Google co-founder Sergey Brin gave an interview to the Guardian UK this past weekend in which he lamented the loss of what he calls the “open web” of the past, even going so far as to intimate that he and Larry Page might not have attempted to create the search behemoth had companies like Facebook and Apple restricted access to their content.
Ironically the article was printed around the same time it came out that Google was fined $25,000 from the FCC for impeding an investigation into Google hacking open wi-fi connections to steal emails, texts and other private information. The $25,000 fine was primarily levied for the series of spins and stories that morphed from “we wouldn’t do that” to “we did it without provocation.”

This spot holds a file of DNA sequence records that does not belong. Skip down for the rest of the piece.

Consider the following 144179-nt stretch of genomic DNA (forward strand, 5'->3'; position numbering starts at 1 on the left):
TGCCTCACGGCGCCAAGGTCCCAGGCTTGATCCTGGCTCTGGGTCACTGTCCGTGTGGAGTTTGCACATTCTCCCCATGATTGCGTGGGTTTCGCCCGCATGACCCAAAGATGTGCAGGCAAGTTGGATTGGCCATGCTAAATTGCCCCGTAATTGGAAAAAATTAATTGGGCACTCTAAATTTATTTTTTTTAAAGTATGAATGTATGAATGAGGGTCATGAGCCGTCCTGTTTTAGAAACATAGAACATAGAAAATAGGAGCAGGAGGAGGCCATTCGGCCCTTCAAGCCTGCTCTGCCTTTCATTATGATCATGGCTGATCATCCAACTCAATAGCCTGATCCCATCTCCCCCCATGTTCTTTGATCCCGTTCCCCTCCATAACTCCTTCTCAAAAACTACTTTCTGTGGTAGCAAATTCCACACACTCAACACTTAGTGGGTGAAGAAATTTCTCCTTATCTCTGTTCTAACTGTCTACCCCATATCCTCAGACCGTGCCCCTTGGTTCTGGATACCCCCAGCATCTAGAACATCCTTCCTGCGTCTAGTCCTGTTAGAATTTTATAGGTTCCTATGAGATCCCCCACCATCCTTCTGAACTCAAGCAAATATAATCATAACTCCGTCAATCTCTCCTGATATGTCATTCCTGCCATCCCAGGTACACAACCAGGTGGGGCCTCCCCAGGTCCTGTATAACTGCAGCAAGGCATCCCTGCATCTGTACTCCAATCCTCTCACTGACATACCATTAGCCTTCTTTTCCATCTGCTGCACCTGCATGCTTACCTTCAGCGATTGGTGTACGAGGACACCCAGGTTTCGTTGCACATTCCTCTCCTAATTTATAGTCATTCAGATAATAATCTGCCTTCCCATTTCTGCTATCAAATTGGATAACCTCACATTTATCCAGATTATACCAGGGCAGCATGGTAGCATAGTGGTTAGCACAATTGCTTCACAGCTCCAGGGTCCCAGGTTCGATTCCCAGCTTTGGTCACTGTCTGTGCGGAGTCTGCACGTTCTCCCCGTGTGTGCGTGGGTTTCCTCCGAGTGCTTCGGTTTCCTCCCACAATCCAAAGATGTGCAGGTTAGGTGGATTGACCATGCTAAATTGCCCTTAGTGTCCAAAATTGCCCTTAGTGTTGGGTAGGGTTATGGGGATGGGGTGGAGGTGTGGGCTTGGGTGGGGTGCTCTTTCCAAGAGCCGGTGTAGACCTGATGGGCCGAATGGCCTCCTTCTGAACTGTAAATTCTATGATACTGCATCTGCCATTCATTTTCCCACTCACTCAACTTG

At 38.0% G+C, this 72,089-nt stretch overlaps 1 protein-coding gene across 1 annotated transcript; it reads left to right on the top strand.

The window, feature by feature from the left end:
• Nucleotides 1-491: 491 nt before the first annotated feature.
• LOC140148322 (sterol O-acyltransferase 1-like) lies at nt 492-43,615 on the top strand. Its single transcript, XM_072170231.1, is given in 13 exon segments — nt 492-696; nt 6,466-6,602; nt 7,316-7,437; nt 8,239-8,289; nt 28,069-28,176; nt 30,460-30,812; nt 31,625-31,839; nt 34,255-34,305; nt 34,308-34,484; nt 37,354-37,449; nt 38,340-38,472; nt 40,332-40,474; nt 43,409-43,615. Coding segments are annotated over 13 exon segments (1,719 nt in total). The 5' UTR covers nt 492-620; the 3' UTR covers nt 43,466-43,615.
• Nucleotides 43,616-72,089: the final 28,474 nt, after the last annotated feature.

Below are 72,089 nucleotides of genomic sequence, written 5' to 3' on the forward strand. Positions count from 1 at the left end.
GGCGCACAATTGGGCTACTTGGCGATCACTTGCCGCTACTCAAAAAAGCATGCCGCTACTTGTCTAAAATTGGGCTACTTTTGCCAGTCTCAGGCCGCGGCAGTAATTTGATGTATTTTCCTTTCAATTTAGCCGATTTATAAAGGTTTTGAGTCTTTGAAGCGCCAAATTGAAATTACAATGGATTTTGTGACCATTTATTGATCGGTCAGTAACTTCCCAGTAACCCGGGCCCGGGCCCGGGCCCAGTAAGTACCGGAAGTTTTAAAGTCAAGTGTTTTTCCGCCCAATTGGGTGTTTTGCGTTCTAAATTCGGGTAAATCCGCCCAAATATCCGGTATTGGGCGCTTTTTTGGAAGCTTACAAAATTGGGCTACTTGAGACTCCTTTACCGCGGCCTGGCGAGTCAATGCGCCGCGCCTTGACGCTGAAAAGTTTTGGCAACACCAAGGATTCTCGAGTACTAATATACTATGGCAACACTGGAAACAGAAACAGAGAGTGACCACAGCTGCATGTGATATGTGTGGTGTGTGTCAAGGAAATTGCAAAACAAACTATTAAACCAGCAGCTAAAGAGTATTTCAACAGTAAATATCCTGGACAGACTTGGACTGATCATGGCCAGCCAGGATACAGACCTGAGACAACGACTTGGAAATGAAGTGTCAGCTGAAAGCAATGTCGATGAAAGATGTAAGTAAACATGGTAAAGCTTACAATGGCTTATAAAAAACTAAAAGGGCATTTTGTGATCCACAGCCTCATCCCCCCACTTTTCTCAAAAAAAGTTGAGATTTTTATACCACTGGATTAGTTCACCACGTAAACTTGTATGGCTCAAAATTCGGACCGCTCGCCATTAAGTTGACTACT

Google wants you to empathize with them because they don’t have access to all of the information they’d like and to forgive them for violating the privacy of people with security vulnerabilities in their network. Maybe they should reserve some of their righteous indignation for themselves?
I like Google and I use a healthy complement of Google products, but this provides tangible proof that personal information is the currency of social monetization. And despite anyone’s assertions to the contrary, every social platform is leveraging its users’s personal information for profit. If Google is any indication it is likely more intrusively than we care to know.
It may be time to stop having the flaccid discussion about which platform has the best privacy features, and start having more relevant discussion about which companies are most responsible with the information their users entrust them with.